Hedge Fund Managers Pay Only A 15% Income Tax
June 17, 2010
If you're a lawyer, doctor, or small businessperson who had a really good year, you'll pay a 35% income tax on your income. If you manage a hedge fun, you'll pay 15% on your income. That's not a typo. How can this be?
Hedge fund managers are paid on the 2-and-20 principle: They get 2% of the value of the hedge fund as compensation, no matter what. They also get 20% of any profits the hedge fund makes. For example:
- Hedge Fund A is valued at $10 billion in Dec. 2009.
- Hedge Fund Manager receives $200 million just for showing up to work.
- Hedge Fund A is valued at $12 billion in Dec. 2010.
- Hedge Fund Manager receives $400 million as a management fee.
The hedge fund manager will pay a 15% tax on his fees because a tax loophole holds that hedge fund compensation is treated as long-term capital gains. This makes no sense, since hedge fund managers are being paid a fee for their work. They are not investing their own money into the hedge fund. Instead, they are being paid a fee to manage the fund.
This tax loophole is so outrageous and illogical that I've stopped bringing it up at dinner parties. People don't believe me. Yet power is not concerned with what is logical. Power is concerned with what can be done. "Do what thou wilt," is the first principle of Satanism. And so hedge fund managers pay a 15% income tax rate.
There is no logical reason to treat hedge fund management fees different from other professional services fees. Yet the loophole persists, and anyone who argues that Wall Street doesn't Congress should spend a few minutes explaining why hedge fund managers pay a lower income tax rate than other professionals.
Democrats want to reform the tax code, but Republicans are opposing it. Senator Orrin Hatch claimed “Some others aren’t doing as well as they should and others are doing well. And one reason they can survive is if we don’t raise taxes."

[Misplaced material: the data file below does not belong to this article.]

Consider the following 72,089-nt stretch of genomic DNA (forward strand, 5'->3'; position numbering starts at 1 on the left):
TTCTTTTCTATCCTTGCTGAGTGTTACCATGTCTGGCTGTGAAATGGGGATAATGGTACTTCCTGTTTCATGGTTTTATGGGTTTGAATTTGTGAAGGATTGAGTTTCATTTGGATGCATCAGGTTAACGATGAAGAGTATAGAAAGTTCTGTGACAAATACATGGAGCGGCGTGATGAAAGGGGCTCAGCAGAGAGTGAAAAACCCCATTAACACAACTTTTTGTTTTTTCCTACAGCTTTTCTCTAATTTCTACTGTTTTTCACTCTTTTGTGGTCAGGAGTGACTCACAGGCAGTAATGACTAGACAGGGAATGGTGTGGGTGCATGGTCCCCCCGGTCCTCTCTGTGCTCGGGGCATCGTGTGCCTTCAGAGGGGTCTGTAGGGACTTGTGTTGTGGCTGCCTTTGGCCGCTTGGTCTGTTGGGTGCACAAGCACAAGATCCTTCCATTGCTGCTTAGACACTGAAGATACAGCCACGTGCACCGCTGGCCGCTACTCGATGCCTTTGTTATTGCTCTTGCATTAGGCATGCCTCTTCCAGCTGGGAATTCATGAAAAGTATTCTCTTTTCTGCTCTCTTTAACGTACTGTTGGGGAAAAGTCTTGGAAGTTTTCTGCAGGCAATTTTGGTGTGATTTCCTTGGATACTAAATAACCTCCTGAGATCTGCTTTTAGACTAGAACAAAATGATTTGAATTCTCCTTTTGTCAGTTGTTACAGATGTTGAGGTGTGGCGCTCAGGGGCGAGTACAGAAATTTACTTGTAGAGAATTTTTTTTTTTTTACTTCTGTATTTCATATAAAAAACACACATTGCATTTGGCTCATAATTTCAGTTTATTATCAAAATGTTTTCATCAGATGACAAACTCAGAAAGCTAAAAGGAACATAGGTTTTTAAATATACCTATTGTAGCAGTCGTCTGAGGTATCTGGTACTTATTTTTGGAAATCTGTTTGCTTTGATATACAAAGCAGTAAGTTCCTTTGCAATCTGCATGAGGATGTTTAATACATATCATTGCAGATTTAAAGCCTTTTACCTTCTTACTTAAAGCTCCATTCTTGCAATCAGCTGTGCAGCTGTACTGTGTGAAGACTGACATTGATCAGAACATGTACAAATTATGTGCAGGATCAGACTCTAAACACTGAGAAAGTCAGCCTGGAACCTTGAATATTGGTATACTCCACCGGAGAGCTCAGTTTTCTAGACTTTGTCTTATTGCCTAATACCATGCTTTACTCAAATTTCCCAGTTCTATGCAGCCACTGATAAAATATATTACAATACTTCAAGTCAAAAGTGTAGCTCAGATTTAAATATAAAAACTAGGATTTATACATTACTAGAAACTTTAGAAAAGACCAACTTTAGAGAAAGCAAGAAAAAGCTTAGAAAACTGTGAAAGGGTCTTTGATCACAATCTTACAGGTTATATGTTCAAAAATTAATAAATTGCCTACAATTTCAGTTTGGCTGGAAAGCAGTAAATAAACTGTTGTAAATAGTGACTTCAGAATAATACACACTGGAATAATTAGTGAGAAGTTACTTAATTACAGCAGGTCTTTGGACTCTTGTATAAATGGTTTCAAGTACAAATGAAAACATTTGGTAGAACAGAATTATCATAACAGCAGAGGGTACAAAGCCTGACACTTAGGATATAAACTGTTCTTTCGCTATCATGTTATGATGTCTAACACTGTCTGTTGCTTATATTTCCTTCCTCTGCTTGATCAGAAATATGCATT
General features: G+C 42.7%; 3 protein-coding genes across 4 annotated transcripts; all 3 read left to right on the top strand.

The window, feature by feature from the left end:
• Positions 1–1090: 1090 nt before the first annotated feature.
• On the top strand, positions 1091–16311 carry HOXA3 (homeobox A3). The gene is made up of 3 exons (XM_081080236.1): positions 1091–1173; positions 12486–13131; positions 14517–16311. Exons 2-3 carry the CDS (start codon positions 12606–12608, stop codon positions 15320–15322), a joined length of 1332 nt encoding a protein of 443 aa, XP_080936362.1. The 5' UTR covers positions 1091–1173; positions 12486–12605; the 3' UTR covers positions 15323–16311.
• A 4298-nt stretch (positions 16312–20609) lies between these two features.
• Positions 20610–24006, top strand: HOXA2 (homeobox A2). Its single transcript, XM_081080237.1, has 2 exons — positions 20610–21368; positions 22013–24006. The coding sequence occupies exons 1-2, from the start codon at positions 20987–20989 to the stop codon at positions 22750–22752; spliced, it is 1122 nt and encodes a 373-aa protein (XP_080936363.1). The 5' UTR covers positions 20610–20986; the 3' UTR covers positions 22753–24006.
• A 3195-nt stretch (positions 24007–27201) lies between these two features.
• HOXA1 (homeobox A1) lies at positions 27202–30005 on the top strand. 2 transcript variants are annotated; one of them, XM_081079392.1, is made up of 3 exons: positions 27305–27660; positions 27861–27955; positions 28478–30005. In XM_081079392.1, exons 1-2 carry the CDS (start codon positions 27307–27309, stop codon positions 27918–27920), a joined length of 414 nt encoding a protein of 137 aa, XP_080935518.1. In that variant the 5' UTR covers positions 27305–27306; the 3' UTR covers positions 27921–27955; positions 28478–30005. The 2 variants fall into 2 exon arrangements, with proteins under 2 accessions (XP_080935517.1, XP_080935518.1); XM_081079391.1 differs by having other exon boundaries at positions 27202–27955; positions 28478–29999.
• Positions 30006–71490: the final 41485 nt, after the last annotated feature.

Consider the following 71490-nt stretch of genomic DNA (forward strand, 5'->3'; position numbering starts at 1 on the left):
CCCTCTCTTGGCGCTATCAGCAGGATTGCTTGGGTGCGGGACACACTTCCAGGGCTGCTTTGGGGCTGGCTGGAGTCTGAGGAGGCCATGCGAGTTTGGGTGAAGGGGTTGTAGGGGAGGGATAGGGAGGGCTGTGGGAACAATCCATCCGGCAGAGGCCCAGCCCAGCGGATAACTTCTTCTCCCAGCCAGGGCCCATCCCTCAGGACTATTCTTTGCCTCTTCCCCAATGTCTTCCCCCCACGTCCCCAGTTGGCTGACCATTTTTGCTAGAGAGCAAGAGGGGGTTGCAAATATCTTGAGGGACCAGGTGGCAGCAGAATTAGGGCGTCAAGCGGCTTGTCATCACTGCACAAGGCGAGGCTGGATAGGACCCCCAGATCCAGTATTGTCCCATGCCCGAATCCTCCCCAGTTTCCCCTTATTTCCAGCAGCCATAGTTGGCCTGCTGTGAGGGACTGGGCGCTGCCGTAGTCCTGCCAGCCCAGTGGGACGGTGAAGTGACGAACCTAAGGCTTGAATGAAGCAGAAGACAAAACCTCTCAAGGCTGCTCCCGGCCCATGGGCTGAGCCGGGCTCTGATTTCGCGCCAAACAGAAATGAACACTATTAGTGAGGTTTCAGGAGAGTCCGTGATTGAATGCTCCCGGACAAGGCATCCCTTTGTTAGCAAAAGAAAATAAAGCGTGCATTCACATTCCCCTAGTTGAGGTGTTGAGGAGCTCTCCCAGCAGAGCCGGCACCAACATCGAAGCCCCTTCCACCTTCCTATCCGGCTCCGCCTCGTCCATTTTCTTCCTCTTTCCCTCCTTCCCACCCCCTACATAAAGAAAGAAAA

Hedge funds made record profits last year. There is a reason - taxpayers. Had Wall Street not been bailed out, nearly every hedge fund would have gone out of business.
Unless you have a net worth of $1.5 million, you can't even invest in a hedge fund. If you have a 401(k), you invest in mutual funds. A mutual fund is not a hedge fund.
Hedge funds profit by exploiting mutual funds. The rich get richer by sniping your less-connected and less-sophisticated fund managers. If the guys managing your money at Vanguard could get a job in a Connecticut hedge fund, they wouldn't be at Vanguard. To get a job in Connecticut, though, you need to have connections and a lack of morals. You must be able to obtain insider information - and have no moral scruples against violating the law by trading on it. Do as thou wilt.
Thus, most Americans would be better off if hedge funds failed. Hedge funds manipulate the stock markets, trade on insider information, and rob 99% Americans. They should should be prosecuted out of business.
Whatever the merits of hedge funds (there are none), hedge fund managers are earning money only because of the bailouts. How can those who have taken so much give back so little.
People complain about taxes, but paying 35% in income taxes is a nice problem to have. I'd rather pay 35% of 100,000 than 10% of 50,000. Wouldn't you?
When 100% of your income resulted from government hand-outs, keeping giving back just over one-third seems like the right thing to do.
Nevertheless, it's unlikely that the tax loophole will be closed. Republicans, the party of Jesus Christ, have rewritten the Gospels: Little will be required from everyone to whom much has been given.